I don’t have such a clear image of when Bertolucci impinged on my mind, but Paul Schrader discussing him on The South Bank Show (ITV this time) would have brought THE CONFORMIST into my ken. I hadn’t even seen TAXI DRIVER at this point, I think, and the interview made me rent that and RAGING BULL and probably AMERICAN GIGOLO but Bertolucci had to wait until BBC2’s Film Club, I think, screened THE CONFORMIST, and then there was THE LAST EMPEROR at the cinema, and LAST TANGO IN PARIS at the University Film Society (but maybe at one of the Cameo’s late-night double features first, with something unsuitable like BETTY BLUE).

Channel 4 (see how television used to play such an active role in cinephilia) showed 1900 over two nights, and I watched it with my parents, treating it as a big miniseries, and my dad summed up the weird, allegorical ending with a quite literal interpretation that turned out to be exactly what BB had in mind. I can only assume that screening was censored at least a bit, because there are SO many WTF images in there that I can’t imagine my parents lasting ten minutes. Fiona’s face nearly fell off when I ran it for her.

While the experimental arm of commercial cinema in which Roeg had been able to work — the very fag-end of British sixties cinema — sputtered out and left him to waste his time on hackwork — Bertolucci was somehow able to keep making personal films. What hurt him, I think, was the end of the arthouse cinema he’d come out of, and the end of the hope for a particular revolutionary change in society which had animated his vision. The man who made STEALING BEAUTY and BESIEGED was still talented, but I think he’d lost key elements of his relationship to the world, so that his talent didn’t know quite where to go. He gamely kept at it.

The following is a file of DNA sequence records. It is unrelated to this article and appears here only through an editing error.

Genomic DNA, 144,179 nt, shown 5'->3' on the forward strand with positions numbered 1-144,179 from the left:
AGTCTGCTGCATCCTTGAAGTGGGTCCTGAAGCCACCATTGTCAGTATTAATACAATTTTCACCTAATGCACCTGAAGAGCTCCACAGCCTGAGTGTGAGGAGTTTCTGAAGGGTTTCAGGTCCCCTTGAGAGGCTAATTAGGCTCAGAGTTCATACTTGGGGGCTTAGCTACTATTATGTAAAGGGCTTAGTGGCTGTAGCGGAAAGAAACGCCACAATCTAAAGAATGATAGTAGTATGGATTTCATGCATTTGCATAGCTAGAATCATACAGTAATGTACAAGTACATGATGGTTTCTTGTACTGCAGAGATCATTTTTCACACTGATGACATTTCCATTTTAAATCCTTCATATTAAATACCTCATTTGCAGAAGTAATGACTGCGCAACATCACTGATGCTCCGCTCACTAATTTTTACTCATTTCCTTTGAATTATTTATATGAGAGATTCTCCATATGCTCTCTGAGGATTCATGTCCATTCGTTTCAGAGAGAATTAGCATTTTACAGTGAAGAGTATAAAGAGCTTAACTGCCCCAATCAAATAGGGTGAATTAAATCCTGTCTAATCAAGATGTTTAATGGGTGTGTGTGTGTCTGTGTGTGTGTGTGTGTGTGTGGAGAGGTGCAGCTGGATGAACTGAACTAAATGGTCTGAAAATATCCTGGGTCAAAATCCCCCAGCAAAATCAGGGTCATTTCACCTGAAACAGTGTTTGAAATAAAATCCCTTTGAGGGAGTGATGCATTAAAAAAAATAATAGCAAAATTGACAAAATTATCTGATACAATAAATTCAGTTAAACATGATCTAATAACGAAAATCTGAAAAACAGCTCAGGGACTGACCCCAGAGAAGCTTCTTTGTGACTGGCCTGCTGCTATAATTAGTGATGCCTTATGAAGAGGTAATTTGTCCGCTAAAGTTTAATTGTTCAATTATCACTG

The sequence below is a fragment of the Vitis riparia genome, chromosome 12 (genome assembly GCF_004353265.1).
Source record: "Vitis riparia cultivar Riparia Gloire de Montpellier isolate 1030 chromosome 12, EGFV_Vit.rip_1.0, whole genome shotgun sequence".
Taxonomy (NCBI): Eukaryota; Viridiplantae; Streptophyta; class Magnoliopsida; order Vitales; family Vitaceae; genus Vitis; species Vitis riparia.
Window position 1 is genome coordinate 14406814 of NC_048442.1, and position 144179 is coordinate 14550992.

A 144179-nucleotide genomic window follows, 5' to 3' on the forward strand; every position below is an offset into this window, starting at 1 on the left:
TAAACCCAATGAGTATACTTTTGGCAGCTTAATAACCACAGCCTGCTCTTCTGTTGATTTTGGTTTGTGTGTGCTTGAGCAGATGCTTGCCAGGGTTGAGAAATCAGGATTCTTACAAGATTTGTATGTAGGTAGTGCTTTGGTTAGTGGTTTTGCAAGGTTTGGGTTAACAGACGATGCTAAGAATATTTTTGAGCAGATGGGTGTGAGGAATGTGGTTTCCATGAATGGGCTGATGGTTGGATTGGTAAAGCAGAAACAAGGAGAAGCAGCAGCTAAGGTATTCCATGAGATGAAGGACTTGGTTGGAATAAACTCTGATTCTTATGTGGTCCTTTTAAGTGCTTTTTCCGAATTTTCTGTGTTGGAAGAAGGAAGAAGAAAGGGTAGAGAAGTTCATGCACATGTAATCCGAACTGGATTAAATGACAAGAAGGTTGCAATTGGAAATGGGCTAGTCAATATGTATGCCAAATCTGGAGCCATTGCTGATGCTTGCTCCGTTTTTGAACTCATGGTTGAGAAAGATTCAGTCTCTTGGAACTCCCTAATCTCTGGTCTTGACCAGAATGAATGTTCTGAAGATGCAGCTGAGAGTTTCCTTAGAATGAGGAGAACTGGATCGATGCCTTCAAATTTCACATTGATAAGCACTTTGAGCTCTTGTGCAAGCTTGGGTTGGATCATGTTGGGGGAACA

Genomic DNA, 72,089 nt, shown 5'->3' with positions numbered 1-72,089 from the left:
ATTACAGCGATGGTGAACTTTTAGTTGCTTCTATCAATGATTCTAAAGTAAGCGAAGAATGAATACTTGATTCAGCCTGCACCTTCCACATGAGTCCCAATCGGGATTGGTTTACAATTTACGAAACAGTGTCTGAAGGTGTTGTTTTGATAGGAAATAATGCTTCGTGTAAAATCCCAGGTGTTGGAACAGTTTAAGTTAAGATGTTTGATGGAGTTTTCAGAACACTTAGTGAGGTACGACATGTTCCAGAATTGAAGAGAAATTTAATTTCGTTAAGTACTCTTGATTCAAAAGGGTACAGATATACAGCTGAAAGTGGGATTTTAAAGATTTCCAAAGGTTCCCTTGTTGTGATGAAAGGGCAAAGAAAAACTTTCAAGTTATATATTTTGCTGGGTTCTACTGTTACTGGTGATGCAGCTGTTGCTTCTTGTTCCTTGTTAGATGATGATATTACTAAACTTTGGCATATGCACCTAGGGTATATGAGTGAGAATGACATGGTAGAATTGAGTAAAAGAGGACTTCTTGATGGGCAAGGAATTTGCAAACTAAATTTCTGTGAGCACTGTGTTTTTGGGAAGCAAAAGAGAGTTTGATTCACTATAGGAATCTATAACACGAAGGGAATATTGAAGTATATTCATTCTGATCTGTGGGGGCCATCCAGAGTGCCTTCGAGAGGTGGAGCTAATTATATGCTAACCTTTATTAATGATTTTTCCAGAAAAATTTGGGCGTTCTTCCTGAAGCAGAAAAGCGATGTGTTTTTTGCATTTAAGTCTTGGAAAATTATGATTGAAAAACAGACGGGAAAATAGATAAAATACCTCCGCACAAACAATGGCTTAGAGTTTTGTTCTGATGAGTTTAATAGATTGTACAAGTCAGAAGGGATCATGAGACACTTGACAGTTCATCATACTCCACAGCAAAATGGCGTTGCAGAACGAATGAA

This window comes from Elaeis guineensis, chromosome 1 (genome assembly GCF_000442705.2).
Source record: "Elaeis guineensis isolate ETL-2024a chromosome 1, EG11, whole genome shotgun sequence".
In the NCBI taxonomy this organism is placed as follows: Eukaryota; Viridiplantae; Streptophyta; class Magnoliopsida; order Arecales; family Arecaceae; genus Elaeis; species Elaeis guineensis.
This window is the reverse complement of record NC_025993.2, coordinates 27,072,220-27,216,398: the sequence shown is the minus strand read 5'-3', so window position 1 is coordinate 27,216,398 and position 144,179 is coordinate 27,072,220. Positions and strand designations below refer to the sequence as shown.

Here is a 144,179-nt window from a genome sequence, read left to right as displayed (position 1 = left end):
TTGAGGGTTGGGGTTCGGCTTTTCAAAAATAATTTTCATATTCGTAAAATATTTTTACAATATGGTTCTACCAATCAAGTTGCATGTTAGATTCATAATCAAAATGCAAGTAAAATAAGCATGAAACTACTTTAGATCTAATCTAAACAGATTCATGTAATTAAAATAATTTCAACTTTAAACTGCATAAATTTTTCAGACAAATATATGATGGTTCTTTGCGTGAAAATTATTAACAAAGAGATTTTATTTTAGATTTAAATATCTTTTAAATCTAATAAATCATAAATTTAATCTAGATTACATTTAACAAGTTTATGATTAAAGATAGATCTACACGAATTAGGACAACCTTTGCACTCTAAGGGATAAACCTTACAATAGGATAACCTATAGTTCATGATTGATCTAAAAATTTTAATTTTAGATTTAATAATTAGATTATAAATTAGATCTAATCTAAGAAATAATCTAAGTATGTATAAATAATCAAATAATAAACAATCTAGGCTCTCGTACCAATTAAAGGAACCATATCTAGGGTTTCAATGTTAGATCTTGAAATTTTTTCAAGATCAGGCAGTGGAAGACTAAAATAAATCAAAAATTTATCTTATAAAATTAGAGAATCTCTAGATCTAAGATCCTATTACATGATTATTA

We saw him in Bologna a few years ago, in his wheelchair with the Mondrian wheels. I was going to say “I love your wheelchair” and then I realized who he was and would have added “and your work!” but he had a big guard standing over him making sure nobody interrupted his chat with the guy from Variety. So I didn’t get to have an encounter as charming as the one I heard about from a friend of a friend on the internet, who had approached him at a cafe and asked, “Those colours in THE SHELTERING SKY… was that what the desert was like, or were they created?” to which BB replied, “They were created… for you.”

The Sunday Intertitle: Wirework

Posted in FILM, literature with tags , , , , , , , , , , , on February 25, 2018 by dcairns

1910’s THE WONDERFUL WIZARD OF OZ (Otis Turner) is a very sound example of those earlies that almost seem to be built around their intertitles. The system is simple: reduce a famous book everyone sort-of knows to about eight sentences. Insert shots illustrating those sentences in between thee titles. Film done!

Dorothy is blown to Oz along with a cow and a donkey and a scarecrow (he’s not an Oz native in this version, so we’ll have no mucking about with dreams at the end). The animals are men in costumes — I’m assuming they’d be men, in which case the cow is also a drag act. The loose-limbed Scarecrow is pure Ray Bolger, a welcome link forward to what we all feel is the authentic OZ film of ’39.

On touchdown, most of the characters are shown already in situ, just sort of ACTING as if they’ve been dropped by a cyclone, but the Scarecrow drops from a great height, falls gently to earth, then rolls over several times before getting his bearings. This worried me, rather. I’ll explain.